Greywater Meaning, Characteristics and Sources Explained

Greywater is wastewater that has been used for mild domestic purposes, and can be reused for other purposes without any significant form of treatment. This article discusses greywater meaning, characteristics, sources, and comparison; as outlined below;


-Greywater Meaning: 5 Ways to Define Greywater

-Some Basic Characteristics of Greywater

-Sources of Greywater

-Greywater and Blackwater: A Comparison




Greywater Meaning: 5 Ways to Define Greywater

Greywater (also ‘grey water’, ‘gray water’, ‘graywater’ or ‘sullage’), is wastewater from domestic processes, that is not hazardously polluted and can be easily recycled or reused for other purposes.

Greywater Meaning: Wastewater from Domestic Processes (Credit: SuSanA Secretariat 2010 .CC BY 2.0.)
Greywater Meaning: Wastewater from Domestic Processes (Credit: SuSanA Secretariat 2010 .CC BY 2.0.)


Aside the fact that it is produced from domestic processes, another important aspect of the origin and fate of greywater, is its recycling (or reuse). The greywater meaning below highlights this aspect;

Greywater is water that has been used for non-hazardous domestic purposes, and can be collected and reused for other purposes that do not demand high-purity; such as irrigation and toilet flushing.

The collection and use of greywater is in line with the sustainable development agenda, and shares similarities with other water conservation practices like rainwater harvesting [4]. When practiced on a large-scale, the reuse of greywater is also a means of facilitating sustainable agriculture through conservative irrigation [2]

Some benefits of greywater collection and usage are outlined in the greywater meaning below;

Greywater is domestic wastewater which can be reused as a way to mitigate resource depletion and environmental degradation while promoting circular economy, energy conservation, energy efficiency, and sustainability [1].

Below is an alternative greywater meaning which mentions some sources of greywater;

Greywater is wastewater from showers, bathtubs, sinks, dishwashers, washing machines, or other domestic outlets; which contains few pollutants, is non-hazardous, and can be easily treated and/or reused compared to other types of wastewater.

As pointed out above, the sources of greywater are domestic outlets like washing machines, sinks, bathtubs and dishwashers. While some characteristics of greywater have been highlighted already, they are further listed in the greywater meaning below;

Greywater is wastewater from domestic outlets, which is typically low in toxin concentration, with no sewage content, and variable physicochemical properties; and which can be reused for irrigation and toilet flushing, among other purposes.

The variable physicochemical properties like temperature and pH, of greywater, are dependent on the characteristics of the source, and the nature of use, of the water.


Some Basic Characteristics of Greywater

Characteristics of greywater include;

1). Low toxin concentration

2). No sewage content

3). Variable physicochemical properties

4). Relative ease of treatment

An example of greywater is water which has been used for laundry or dishwashing, and which has relatively-low biomass content of any form (food particles, sewage, etc.).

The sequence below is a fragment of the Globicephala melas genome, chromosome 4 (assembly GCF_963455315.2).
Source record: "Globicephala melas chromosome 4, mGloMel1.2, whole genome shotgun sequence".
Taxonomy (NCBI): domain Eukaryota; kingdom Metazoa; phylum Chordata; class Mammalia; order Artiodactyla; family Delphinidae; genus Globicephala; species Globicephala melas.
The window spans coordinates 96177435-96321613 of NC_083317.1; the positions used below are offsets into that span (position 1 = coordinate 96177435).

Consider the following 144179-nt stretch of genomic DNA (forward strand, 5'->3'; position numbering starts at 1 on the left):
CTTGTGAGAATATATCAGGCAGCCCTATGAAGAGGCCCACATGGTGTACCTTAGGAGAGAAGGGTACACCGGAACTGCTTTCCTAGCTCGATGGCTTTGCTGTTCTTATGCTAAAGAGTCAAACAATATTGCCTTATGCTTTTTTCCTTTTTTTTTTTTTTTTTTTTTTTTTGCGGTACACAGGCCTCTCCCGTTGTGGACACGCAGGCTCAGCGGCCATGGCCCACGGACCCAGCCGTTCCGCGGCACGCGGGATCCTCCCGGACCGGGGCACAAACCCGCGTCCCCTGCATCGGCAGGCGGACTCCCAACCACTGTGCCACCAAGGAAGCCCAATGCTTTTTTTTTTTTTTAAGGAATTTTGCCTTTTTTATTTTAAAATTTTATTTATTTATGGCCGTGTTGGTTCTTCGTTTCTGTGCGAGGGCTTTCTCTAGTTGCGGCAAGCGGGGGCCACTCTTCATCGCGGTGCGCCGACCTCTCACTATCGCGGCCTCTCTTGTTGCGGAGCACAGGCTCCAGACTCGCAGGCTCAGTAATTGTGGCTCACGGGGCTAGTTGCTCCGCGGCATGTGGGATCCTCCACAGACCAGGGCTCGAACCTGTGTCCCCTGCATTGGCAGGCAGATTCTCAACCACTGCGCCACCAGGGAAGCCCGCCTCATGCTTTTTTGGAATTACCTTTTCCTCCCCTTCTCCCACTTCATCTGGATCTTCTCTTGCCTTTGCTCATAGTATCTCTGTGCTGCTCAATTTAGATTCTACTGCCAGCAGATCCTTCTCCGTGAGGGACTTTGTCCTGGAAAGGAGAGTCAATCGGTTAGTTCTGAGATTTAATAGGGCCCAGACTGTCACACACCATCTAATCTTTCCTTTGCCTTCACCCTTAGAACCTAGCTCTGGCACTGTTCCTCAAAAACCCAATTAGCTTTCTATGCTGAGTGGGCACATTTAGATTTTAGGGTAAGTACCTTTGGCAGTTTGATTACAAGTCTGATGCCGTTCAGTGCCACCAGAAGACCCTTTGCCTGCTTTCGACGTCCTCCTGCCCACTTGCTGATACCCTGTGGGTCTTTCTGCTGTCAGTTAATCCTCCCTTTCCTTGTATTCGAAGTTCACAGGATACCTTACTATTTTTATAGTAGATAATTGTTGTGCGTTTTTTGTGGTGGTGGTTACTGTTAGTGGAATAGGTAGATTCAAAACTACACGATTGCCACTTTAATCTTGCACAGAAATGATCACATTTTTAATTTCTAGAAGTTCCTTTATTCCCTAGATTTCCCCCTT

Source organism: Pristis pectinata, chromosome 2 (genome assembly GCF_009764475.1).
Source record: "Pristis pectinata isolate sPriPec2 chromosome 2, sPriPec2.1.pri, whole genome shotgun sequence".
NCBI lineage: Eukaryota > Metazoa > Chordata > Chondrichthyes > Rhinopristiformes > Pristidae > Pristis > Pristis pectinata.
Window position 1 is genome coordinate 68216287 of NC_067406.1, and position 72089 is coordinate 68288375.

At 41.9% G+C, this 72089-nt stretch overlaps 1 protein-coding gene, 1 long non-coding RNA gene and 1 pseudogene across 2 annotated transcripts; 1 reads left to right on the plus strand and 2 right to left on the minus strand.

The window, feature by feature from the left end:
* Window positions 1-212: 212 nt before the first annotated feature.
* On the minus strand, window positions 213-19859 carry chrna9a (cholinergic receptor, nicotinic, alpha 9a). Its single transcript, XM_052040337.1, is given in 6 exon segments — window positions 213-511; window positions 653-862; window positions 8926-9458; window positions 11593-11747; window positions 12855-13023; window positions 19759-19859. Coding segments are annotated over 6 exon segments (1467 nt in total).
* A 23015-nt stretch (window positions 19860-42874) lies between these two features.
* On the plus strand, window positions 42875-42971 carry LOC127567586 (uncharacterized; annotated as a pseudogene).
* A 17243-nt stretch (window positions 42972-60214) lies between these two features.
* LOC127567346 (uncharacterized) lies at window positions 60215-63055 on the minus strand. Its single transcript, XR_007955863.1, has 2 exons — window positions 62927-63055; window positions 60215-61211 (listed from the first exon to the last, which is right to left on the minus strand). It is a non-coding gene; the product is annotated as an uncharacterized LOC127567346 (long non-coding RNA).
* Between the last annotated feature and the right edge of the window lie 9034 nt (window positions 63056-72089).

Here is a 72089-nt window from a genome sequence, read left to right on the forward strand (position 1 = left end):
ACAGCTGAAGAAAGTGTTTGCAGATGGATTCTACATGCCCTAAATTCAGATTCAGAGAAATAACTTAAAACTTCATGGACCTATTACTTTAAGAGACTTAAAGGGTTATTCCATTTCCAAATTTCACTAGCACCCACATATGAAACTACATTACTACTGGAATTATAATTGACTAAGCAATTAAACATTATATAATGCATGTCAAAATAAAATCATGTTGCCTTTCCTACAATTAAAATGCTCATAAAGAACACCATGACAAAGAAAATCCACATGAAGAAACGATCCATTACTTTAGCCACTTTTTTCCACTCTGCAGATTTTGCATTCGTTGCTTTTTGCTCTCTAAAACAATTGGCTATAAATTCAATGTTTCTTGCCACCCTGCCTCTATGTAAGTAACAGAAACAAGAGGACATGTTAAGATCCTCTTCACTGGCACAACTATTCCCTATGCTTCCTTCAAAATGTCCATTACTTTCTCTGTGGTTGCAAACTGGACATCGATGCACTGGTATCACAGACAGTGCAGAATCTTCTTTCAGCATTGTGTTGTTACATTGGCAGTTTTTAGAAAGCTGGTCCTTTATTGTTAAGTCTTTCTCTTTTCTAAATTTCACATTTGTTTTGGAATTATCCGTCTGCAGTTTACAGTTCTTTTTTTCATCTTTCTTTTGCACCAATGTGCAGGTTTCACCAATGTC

Sources of Greywater

Sources of greywater are;

1). Bathtubs

2). Sinks

3). Washing Machines

4). Showers

5). Dishwashers


Greywater and Blackwater: A Comparison

The difference between greywater and blackwater is in their sewage content; where blackwater has a relatively-high concentration of sewage, and greywater typically has no sewage content.

Black water is derived from sewage outlets, while greywater is derived from domestic processing outlets.

Recycling of blackwater is only possible through elaborate treatment processes which may involve waste-to-energy conversion. Anaerobic digestion is an example of such processes for the treatment of blackwater [3].

Although greywater may also be treated by anaerobic digestion, its level of contamination can be significantly reduced using simpler purification methods like filtration.

Without treatment, blackwater is not safe to use for any purpose. This is because of a high concentration of toxins and pathogens, in blackwater. On the contrary, greywater can be used without treatment, for purposes like toilet flushing.



Greywater is a low-toxicity, reusable type of wastewater that is derived from domestic processes and can be used for irrigation and toilet flushing.

Characteristics of greywater include; low toxin-concentration, no sewage content, variable physicochemical properties, and relative ease of treatment.

Sources of greywater are; bathtubs, sinks, washing machines, showers, and dishwashers.

Greywater is different from blackwater in terms of composition, sources, treatment and reuse.



1). Dominguez, S.; Laso, J.; Margallo, M.; Aldaco, R.; Rivero, M. J.; Irabien, A.; Ortiz, I. (2017). “LCA of greywater management within a water circular economy restorative thinking framework.” Science of The Total Environment 621.Available at: (Accessed 21 October 2022).

2). Rodda, N.; Carden, K.; Armitage, N.; Pleissis, H. (2010). “Development of guidance for sustainable irrigation use of greywater in gardens and small-scale agriculture in South Africa.” Available at: (Accessed 21 October 2022).

3). Wendland, C. (2009). “Anaerobic Digestion of Blackwater and Kitchen Refuse.” Available at: (Accessed 21 October 2022).

4). Zavala, M. A.; Vega, R. C.; Miranda, R. A. (2016). “Potential of Rainwater Harvesting and Greywater Reuse for Water Consumption Reduction and Wastewater Minimization.” Water 2016, 8(6), 264. Available at: (Accessed 21 October 2022).

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